The Americans lined up their ‘stars’, while stressing their desire to see the relationship “go far beyond security”. Pakistan, too, reiterated that it sought “stable, long-term relations based on mutual respect, mutual interest and shared values”. In fact, our foreign minister went on record saying that Pakistan had already done a lot and that it was now America’s turn to start delivering.

What accounts for Pakistan’s confidence? For one, the credibility that arises from a democratic dispensation, however inefficient and ineffective, has been reinforced by the remarkable success of our military operations. This has been a revelation to the Americans. Both Adm Mullen and Gen Petraeus have acknowledged that the Pakistan Army’s resolve and determination have dispelled much of the mistrust.

More recently, the arrest of several major Taliban leaders in Pakistan led US special envoy Richard Holbrooke to see “a positive shift”.

What may also have encouraged the Pakistanis was Gen Petraeus’s recent remark that Pakistan’s “security forces have put a lot of short sticks into a lot of hornets’ nests in the last 10 months” and more significantly, that Pakistan “has an interest that is somewhat different than ours and that is their strategic depth and always has been for a country that is very narrow and has its historic enemy to its east”.

He also brushed aside talk of differences between them by pointing out that “this is not unique just to Afghanistan and Pakistan, but throughout the world. We have interests, they have interests. What we want to do is to … understand where they are divergent and try to make progress together”.

These remarks have had a calming effect on Islamabad’s position on two important issues, namely that Pakistan has genuine strategic interests in Afghanistan and that Pakistan would not be able to devote the desired resources to the western front until its concerns on the eastern frontier are not recognised.It is, however, developments in Washington that have been the primary catalyst in bringing the two countries together. Obama has focused on Afghanistan with clarity and detachment. The trajectory of Obama’s learning curve is evident in his Afghan strategy speeches in March and December last year and in January this year. There is no longer any ambiguity in his position.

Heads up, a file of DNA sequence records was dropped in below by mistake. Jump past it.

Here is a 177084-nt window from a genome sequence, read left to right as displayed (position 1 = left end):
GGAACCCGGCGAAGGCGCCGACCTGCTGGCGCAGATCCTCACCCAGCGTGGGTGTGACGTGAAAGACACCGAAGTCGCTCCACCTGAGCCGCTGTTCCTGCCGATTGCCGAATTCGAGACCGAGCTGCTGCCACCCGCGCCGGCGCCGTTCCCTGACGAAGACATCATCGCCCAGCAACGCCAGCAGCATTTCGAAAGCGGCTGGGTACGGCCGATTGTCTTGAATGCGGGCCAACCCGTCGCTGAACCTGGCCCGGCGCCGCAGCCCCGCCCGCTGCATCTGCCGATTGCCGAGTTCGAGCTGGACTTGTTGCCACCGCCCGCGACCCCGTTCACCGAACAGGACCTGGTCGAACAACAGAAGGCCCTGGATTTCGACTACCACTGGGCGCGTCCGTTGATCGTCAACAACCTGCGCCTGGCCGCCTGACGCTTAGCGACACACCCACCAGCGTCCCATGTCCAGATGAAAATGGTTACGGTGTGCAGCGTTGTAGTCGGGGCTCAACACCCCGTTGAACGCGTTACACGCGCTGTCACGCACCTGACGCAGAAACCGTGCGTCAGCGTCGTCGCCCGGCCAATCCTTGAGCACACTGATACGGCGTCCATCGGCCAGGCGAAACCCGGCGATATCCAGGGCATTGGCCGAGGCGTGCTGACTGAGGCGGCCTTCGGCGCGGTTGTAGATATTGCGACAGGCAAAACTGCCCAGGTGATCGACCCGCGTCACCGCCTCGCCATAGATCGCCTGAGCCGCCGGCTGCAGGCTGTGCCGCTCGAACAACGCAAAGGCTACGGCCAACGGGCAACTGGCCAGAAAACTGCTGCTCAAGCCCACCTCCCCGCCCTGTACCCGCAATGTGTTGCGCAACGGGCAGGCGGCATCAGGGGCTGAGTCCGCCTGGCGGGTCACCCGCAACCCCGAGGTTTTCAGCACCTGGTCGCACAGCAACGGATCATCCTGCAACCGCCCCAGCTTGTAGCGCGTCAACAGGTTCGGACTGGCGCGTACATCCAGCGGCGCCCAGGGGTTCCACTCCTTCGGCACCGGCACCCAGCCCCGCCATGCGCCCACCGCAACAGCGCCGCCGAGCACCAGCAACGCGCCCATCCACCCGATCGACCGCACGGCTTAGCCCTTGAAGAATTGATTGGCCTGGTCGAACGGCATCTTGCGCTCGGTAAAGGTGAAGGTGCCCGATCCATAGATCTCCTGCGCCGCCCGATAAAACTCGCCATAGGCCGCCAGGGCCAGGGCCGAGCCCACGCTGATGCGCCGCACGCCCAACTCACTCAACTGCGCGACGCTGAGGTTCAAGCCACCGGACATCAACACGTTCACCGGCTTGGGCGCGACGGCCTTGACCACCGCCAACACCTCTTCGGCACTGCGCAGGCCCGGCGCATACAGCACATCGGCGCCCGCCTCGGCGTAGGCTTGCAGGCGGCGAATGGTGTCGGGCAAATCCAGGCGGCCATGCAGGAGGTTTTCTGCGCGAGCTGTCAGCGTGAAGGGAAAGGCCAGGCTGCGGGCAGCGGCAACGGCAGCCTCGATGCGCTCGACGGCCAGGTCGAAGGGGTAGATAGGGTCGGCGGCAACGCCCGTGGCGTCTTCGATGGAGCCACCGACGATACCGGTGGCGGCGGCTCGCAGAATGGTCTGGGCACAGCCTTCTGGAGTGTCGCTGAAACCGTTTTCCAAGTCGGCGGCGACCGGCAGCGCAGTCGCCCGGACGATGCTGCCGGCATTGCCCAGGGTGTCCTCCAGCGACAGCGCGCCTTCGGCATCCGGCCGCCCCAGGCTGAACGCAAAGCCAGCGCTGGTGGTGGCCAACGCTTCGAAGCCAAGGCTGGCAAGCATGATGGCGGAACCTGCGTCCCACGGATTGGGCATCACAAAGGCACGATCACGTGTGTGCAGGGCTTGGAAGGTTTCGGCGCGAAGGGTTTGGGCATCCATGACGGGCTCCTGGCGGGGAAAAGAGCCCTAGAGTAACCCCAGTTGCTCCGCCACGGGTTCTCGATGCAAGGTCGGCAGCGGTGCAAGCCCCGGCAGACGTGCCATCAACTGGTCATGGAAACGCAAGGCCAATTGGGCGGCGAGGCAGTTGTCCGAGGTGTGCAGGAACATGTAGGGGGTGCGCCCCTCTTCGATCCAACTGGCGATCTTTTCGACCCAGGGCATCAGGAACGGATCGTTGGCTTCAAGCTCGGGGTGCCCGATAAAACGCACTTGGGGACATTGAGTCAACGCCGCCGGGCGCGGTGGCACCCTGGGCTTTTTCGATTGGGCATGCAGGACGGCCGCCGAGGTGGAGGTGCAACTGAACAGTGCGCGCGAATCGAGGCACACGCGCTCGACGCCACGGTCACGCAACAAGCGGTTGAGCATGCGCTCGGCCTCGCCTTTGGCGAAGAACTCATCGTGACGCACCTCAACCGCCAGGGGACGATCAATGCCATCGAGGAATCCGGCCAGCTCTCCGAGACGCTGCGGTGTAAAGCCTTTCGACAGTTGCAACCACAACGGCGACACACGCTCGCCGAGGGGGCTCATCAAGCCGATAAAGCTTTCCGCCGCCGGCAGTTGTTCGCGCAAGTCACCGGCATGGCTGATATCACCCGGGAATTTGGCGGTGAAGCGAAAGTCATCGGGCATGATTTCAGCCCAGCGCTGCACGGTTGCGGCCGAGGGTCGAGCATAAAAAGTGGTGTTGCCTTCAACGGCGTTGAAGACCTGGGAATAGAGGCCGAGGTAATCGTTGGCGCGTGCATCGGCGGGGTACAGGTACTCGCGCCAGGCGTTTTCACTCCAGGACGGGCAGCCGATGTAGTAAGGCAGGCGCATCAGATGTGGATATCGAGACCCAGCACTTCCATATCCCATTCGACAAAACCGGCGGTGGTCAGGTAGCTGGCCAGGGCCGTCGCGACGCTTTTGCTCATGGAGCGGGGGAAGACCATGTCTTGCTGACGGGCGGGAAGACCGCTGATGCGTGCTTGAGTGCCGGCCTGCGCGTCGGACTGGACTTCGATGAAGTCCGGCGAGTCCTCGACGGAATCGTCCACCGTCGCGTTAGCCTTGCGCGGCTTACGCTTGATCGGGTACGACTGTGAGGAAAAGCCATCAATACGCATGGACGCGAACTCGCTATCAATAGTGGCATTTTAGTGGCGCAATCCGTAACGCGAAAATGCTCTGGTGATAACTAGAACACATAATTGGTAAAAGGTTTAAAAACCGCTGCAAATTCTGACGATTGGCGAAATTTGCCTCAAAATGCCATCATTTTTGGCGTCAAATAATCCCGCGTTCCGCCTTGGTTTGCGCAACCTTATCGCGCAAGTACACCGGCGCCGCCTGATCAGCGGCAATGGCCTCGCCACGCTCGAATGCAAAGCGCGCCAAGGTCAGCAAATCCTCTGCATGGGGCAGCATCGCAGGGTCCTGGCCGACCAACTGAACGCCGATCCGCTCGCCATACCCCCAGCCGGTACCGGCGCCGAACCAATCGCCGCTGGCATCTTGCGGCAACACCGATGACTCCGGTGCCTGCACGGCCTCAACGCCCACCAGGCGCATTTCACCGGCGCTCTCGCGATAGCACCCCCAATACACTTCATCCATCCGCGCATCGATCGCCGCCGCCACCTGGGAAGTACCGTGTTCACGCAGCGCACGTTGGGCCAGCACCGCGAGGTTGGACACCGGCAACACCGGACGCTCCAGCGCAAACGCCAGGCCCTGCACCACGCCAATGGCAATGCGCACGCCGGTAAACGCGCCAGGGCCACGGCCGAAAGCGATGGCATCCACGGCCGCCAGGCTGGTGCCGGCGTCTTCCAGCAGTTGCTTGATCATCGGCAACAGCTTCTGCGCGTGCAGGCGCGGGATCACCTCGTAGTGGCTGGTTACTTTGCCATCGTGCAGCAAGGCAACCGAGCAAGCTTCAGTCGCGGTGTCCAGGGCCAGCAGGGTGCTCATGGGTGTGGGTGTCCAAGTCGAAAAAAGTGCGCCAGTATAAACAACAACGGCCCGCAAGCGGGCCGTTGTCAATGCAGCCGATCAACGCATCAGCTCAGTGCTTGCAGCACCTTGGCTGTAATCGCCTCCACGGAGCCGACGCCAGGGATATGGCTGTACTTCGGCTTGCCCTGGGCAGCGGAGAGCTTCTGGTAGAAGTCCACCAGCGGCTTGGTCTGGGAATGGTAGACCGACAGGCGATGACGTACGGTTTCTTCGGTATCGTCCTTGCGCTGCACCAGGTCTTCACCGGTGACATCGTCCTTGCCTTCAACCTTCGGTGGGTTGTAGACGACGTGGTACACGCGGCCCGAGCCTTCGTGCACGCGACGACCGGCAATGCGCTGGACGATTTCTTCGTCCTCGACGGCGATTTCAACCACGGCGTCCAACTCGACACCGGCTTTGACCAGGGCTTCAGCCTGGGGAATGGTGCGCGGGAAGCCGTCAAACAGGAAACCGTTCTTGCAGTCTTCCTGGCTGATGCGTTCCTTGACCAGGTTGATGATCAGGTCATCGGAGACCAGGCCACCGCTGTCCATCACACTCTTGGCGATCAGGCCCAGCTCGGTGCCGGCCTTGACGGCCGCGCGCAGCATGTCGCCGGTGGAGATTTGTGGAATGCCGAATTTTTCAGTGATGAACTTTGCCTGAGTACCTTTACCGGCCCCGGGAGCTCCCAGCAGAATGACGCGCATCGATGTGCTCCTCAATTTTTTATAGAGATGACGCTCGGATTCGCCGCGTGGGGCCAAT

It is now left to determine the tactics to achieve this objective, so that Al Qaeda is not able to resurrect itself, and the country can be left in the hands of a broad-based coalition, inclusive of the Taliban. If these objectives can be achieved, the administration can derive valuable domestic political mileage.

The US has, however, realised that even this reduced ‘objective’ cannot be achieved without Pakistan’s active support and assistance. It is this newly crafted scenario which explains why Pakistan appears, once again, on the US radar screens, both for the objective of an ‘honourable’ extrication from the Afghan quagmire, and the consolidation of its influence in the region.

In the achievement of this objective, the US will be counting primarily on the Pakistan Army, not only for its ‘battle’ against the militants, but for keeping Pakistani politicians on the ‘straight and narrow’. For Pakistan, the task would be for sustaining American interest in the country, above and beyond Afghanistan, making it genuinely strategic.

This is not going to be simple; many impediments and uncertainties could thwart the pursuit of this objective. For a start, strategic relations can only be sought by a democratic political dispensation, which not only pursues moderate and progressive policies, but has the conviction to ‘sell’ this to a sceptical electorate.

This certainly is a challenging agenda, because a people-to-people relationship with the US is not possible, unless it is seen as promoting policies that can be ‘seen and felt’ by the people of Pakistan.

There is another, far greater, challenge for our leadership. Strategic relations with the US may well impinge on other vital linkages. Two are critical. With the US determined to engineer a ‘regime change’ in Iran, what would its expectations be from Pakistan? Finally, can we contemplate cooperating with the US in any initiative that could trouble our relations with China?

There could be reservations on the US front as well, once its interest in Afghanistan begins to wane. New and powerful lobbies have emerged in the US that are convinced of an inevitable clash of civilisation with Islam. While Obama has strongly repudiated such notions, its adherents see an affinity with the rapidly emerging Indian lobby in the US, which is acquiring an influence second only to Israel’s.

Apart from legitimate promotion of Indian interests, New Delhi’s favourite pastime is to malign Pakistan. It has no hesitation in turning up the heat on the Obama administration for any favour extended to Pakistan, as evident from its recent refrain that the Obama administration is not as sympathetic to India as was its predecessor. In such a scenario, the challenge for Pakistan is to ensure that in its calculus of interests, the US remains committed to Pakistan’s security and well-being, long after American troops have left Afghanistan.
 

ajtr